The prevalence of MMR deficiency, as determined by immunohistochemical staining, was 22.3% in resected small bowel adenocarcinomas and 4.4% in biopsies (table 1). Additionally, seven (2.1%) resected samples showed subclonal loss of at least one MMR protein. Eight resected adenocarcinomas and seven adenocarcinoma biopsy samples had to be excluded from further analysis because no (representative) tumour tissue was present in the available FFPE blocks.
Causes of mismatch repair deficiency
The most common cause of MMR deficiency was MLH1 promoter hypermethylation (40.5% of MMR-deficient resections and 66.7% of MMR-deficient biopsies, table 2). In more than a quarter of MMR-deficient resection samples, the MMR deficiency was related to Lynch syndrome (27%, table 2 and online supplemental table 2). The prevalence of Lynch syndrome within the total resection cohort was therefore at least 20/324 (6.2%). The true number might in fact be higher because in six cases an MMR gene variant with a high allele frequency (>40% of reads) was identified within the tumour, but matched normal tissue was not available to confirm or refute germline origin of the variant.
Comparison of patient and tumour characteristics
A comparison of patient and tumour characteristics of MMR-proficient, (apparently) sporadic MMR-deficient and Lynch syndrome-associated cases included only the resected adenocarcinoma cases, as they represent the largest subcohort and have a documented primary tumour location within the small bowel. The six cases carrying a high allele frequency variant but without available-matched normal tissue were excluded due to uncertainty regarding their status as Lynch syndrome or sporadic MMR-deficient cases. Cases with an unexplained MMR deficiency and those with subclonal MMR deficiencies were also excluded from this analysis.
Mean age at cancer diagnosis was significantly lower in the patients with Lynch syndrome (table 3), and a previous history of a Lynch syndrome-associated cancer was significantly elevated in patients with Lynch syndrome. Interestingly, coeliac disease (diagnosed based on pathology reports of small bowel biopsies unconnected to the small bowel cancer diagnosis) was significantly more common in sporadic MMR-deficient cases. No other significant associations were identified (eg, location, gender, other cancer history,22 Crohn’s disease).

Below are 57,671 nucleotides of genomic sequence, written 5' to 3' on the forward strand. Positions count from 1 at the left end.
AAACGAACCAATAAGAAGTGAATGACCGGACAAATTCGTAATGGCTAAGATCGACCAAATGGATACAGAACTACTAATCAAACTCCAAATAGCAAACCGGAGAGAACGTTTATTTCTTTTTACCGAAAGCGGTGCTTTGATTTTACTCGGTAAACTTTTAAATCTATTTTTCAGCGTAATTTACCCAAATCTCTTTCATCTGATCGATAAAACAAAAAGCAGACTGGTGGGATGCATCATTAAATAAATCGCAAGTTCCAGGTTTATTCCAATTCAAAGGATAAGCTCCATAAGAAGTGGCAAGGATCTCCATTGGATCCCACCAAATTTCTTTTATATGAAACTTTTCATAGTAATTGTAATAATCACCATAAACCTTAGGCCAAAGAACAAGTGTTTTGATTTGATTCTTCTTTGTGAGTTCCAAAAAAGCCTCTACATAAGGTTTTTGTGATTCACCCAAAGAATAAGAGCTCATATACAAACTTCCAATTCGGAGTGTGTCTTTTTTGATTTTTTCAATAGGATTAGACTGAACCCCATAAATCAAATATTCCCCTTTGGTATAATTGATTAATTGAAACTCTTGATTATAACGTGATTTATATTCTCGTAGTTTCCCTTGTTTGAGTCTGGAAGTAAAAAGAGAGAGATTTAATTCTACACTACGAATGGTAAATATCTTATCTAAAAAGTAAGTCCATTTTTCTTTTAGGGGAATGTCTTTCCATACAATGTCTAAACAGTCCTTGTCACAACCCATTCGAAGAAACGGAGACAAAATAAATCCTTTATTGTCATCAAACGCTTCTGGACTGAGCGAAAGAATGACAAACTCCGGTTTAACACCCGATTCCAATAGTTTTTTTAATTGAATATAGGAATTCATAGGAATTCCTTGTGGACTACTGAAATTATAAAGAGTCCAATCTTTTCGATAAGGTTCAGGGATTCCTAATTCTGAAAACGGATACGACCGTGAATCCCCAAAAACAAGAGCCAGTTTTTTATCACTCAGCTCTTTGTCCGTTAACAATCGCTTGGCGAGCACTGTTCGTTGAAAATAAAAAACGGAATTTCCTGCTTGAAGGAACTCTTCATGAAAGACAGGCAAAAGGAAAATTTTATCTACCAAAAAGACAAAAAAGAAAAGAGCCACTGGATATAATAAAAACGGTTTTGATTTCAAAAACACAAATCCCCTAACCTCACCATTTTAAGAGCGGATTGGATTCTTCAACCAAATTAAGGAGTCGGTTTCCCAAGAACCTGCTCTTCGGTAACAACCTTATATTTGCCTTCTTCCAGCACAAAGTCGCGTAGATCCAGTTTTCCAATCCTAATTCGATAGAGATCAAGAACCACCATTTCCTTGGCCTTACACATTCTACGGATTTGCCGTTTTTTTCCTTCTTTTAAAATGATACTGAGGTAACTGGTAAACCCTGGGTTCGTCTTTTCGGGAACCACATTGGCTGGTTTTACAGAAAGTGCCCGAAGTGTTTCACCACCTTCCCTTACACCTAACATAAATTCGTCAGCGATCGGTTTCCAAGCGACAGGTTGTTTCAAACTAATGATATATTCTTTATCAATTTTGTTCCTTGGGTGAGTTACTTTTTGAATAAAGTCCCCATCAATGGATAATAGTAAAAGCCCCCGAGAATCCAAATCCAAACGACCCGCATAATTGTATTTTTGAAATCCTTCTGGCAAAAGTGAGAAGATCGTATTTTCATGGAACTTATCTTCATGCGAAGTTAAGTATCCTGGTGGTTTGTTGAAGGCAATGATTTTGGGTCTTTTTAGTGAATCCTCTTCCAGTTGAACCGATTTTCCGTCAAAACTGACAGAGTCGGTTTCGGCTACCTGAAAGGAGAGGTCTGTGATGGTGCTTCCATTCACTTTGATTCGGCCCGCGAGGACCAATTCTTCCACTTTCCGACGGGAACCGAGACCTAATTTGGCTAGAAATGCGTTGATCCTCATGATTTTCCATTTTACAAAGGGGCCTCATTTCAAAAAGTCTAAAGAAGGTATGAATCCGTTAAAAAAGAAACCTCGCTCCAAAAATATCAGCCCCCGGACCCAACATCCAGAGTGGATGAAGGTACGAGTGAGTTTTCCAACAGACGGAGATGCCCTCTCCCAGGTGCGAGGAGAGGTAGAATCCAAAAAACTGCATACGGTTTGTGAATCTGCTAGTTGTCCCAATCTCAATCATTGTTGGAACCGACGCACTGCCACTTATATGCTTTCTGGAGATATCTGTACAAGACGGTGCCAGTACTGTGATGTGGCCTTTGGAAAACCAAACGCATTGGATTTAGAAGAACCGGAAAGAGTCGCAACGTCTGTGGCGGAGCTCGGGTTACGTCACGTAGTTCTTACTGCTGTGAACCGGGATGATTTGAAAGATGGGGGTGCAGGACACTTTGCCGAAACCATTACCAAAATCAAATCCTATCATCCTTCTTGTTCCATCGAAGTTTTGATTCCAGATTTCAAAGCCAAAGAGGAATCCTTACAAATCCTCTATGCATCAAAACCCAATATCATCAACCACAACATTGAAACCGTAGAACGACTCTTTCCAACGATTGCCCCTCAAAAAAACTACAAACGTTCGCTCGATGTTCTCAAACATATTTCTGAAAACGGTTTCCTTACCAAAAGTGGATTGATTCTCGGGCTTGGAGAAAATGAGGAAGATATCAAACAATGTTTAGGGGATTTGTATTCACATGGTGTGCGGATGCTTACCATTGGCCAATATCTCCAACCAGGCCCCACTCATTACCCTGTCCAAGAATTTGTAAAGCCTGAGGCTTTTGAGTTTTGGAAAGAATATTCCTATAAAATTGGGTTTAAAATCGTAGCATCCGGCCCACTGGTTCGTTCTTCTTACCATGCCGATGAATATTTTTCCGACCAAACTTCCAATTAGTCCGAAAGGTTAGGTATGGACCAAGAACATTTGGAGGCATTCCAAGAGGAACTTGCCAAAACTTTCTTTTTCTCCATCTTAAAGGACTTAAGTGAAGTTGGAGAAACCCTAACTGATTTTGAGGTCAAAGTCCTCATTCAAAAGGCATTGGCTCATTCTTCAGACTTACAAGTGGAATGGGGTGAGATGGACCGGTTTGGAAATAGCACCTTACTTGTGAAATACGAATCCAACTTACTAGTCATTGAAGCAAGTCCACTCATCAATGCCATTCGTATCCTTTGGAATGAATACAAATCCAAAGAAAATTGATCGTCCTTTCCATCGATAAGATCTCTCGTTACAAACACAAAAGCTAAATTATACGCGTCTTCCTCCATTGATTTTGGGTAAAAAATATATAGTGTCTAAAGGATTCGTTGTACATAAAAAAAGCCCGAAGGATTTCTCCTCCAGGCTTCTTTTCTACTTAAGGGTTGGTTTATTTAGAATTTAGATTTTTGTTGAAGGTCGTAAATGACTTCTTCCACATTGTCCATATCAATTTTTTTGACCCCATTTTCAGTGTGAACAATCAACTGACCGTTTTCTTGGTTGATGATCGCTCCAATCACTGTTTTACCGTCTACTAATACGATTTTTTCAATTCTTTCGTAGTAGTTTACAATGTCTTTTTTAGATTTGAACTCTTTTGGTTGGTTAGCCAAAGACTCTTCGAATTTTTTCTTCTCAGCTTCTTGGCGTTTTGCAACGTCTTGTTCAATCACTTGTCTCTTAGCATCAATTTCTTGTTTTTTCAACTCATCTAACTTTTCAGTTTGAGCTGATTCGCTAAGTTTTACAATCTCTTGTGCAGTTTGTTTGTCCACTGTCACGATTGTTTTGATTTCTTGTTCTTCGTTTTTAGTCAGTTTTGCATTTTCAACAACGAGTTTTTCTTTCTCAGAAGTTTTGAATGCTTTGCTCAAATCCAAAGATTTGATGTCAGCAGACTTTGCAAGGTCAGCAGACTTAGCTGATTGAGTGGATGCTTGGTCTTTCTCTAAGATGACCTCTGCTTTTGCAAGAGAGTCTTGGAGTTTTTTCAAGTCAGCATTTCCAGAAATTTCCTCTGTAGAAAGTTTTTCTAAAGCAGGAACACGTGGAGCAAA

In a large group of resected primary small bowel adenocarcinomas, we found complete MMR deficiency in 22.3% and subclonal deficiency in 2.1% of cases, while biopsied small bowel adenocarcinomas showed a lower prevalence of MMR deficiency (4.4%). To the best of our knowledge, this is the first study to systematically screen a large, consecutive group of small bowel adenocarcinomas for the prevalence of MMR deficiency. Previous studies were either smaller and/or used selected cases with a higher a priori chance of being related to Lynch syndrome. Furthermore, many of these studies did not include molecular analysis to verify whether MMR deficiency was Lynch syndrome-related or sporadic.2 15 23
A recently published French study by Aparicio et al 24 reported a Lynch syndrome prevalence of 6.9% in a large cohort of small bowel adenocarcinomas, in line with a prevalence of at least 6.2% in our cohort. MMR deficiency prevalence could not be compared because this French cohort was not systematically screened for MMR deficiency.
Of particular note, the prevalence of MMR deficiency in our study differed considerably between the resected and biopsied specimens. A higher prevalence of MMR deficiency in resected versus biopsied samples might be related to the association of MMR deficiency with a better prognosis in other cancers,25 so resections may represent patients with cancer with a relatively good prognosis, whereas biopsies may represent patients with a poor prognosis who are less likely to undergo resection. Interestingly, the prevalence of MMR deficiency identified in biopsied samples, 4.4%, is close to the 5.0% prevalence identified in a metastatic colorectal cancer cohort.26 However, as no further clinical data were available to verify that a biopsied sample was a confirmed primary small bowel cancer, our cohort may also have included cancers with a different primary location (where MMR deficiency prevalence is lower). Further validation of the prevalence of MMR deficiency in a cohort of small bowel cancers that were not resected is therefore required.